Right, but my point is that then you're generating a complex FFI (which requires high level info about how "operator<<" on std::cout implements streaming and not bitshifting as usual), not a simple binding. Doing that automatically and "standardly" would be quite complex. Those aren't primitive types, they're abstraction built on top of the language's typesystem, g++ is not aware of what a "stream" is in C++, nor is rustc aware of what the Read and Write traits mean.

This was the dream of C#, Managed C++, F# and VB.Net on the .Net runtime. It worked out OK for some people, but IMO not all that great -- all the languages trended towards being syntactic sugar on top of C#. The hard part is rarely the language, but learning the semantics of the platform the language runs on, and those languages have very different opinions of what that platform should be.

That carries on as UWP, and as someone else pointed to me, Microsoft is going multiple platform with another iteration of it, xplat.

The ABI isn't the hard part. You need to figure out how to track memory ownership when those languages have radically different memory ownership models and often limited support for "foreign"/"unowned" memory.

Passing basic datastructures back and forth isn't hard and there are tools that will autogenerate the code to do that. But when you start using them you'll find they're not solving the hard part of the problem.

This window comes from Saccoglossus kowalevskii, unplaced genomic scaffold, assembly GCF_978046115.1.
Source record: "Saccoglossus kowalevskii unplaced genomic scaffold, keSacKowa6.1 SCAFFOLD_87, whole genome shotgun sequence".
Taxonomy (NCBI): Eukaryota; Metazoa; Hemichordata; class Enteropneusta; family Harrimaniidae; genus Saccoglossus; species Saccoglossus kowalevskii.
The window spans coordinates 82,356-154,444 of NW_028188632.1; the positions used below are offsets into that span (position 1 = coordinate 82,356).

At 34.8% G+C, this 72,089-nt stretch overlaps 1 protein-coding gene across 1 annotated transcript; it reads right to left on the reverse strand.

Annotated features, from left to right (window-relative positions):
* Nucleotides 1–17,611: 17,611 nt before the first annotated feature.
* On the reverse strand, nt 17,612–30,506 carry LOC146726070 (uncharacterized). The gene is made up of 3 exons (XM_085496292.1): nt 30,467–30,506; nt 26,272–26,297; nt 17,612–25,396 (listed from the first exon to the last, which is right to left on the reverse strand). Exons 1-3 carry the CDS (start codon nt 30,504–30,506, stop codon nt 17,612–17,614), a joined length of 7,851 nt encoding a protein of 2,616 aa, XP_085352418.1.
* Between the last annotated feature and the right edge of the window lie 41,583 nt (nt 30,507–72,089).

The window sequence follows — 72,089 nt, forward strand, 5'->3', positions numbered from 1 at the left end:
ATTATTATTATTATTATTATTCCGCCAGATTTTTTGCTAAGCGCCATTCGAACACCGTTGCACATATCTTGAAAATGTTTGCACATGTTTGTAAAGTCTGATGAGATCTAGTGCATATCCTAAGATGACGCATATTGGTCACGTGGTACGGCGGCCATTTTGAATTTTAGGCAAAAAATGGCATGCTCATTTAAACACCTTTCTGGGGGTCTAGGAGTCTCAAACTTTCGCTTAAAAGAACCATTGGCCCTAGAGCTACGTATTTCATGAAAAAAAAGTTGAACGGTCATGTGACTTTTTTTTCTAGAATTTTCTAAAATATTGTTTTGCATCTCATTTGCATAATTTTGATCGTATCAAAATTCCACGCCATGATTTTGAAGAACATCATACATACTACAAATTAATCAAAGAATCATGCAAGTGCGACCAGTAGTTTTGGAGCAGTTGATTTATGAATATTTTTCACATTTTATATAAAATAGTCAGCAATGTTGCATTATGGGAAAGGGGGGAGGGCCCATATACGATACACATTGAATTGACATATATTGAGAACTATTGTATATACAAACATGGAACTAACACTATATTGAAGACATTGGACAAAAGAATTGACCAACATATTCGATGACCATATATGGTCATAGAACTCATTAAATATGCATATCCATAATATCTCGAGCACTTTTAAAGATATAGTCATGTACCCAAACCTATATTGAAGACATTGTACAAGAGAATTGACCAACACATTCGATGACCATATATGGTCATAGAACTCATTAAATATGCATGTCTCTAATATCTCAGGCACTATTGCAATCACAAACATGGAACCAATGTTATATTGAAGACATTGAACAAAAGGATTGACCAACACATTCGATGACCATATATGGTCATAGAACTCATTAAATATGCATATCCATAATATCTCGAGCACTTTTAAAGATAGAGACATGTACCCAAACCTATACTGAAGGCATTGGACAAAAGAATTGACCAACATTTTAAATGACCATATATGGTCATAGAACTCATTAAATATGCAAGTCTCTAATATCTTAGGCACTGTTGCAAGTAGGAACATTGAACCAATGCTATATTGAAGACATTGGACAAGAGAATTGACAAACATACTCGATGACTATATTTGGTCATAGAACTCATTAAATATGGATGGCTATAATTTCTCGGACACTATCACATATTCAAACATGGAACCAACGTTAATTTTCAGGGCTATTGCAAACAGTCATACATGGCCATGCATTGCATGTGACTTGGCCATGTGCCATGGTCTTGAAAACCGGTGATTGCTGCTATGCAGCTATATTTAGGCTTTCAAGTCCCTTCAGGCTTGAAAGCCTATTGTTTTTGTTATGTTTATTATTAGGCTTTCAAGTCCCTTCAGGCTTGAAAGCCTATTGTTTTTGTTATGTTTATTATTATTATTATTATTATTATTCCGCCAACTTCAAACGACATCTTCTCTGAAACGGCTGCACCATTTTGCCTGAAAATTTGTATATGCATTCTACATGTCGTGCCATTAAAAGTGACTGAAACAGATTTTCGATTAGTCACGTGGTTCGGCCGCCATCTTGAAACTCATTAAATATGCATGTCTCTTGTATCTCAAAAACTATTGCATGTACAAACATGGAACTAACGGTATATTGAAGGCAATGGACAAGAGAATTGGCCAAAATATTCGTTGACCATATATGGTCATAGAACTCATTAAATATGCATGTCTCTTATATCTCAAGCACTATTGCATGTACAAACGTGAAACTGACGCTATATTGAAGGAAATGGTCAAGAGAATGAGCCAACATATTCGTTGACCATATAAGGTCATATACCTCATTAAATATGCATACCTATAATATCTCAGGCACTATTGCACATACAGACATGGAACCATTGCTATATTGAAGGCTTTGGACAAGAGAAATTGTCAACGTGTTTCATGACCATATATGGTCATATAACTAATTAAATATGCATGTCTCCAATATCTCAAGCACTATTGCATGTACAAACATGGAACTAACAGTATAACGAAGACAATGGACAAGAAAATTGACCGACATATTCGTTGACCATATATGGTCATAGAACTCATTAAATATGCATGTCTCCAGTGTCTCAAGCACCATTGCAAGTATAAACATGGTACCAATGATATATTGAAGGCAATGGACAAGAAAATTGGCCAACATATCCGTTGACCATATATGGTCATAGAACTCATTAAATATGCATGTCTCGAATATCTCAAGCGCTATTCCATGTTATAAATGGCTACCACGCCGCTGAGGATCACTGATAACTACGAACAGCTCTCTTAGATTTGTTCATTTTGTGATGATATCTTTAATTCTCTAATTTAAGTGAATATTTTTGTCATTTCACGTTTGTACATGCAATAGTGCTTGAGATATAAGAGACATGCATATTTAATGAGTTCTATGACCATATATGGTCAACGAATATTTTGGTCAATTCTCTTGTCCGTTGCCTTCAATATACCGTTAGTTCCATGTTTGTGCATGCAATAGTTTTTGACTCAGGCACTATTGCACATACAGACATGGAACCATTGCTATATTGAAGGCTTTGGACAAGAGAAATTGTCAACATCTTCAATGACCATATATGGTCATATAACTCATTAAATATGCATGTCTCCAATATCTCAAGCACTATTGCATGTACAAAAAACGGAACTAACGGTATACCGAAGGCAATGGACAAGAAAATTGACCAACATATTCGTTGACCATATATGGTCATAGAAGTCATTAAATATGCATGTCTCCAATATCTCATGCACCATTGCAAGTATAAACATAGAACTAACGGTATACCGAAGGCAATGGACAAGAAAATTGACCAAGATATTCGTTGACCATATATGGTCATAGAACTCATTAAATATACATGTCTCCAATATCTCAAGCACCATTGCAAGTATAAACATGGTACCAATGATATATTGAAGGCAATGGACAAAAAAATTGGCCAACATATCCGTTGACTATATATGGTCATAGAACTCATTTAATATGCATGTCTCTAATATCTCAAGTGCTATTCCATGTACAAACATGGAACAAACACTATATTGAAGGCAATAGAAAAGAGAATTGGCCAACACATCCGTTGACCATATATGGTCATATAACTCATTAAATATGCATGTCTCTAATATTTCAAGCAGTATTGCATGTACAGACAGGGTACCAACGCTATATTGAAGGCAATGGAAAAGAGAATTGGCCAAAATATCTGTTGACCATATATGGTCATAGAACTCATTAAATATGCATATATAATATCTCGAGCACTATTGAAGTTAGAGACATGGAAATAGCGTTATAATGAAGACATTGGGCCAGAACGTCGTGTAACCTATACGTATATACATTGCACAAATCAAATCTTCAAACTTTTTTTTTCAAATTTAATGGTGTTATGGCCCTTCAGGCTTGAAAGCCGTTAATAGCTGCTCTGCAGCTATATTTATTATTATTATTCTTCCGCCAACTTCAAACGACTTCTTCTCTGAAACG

No, the ABI is actually the hard part. C++ doesn't even have a stable ABI within just its own ecosystem, ignoring interop with other languages.

Memory ownership is trivial by comparison, particularly in this case when all the languages have the equivalent of malloc/free, so you just make that part of the ABI surface.


On Windows it is called COM/UWP.

I think Microsoft might also be working on a newer system with that goal: https://github.com/Microsoft/xlang

I haven't really looked at that in detail, but I would find any tooling for better language interoperability very worthwhile.


Many thanks for the heads up, I wasn't aware of it.

Looks interesting, maybe another step into Microsoft Linux.


That may be portable across languages and runtimes, but it comes at the cost of portability across platforms.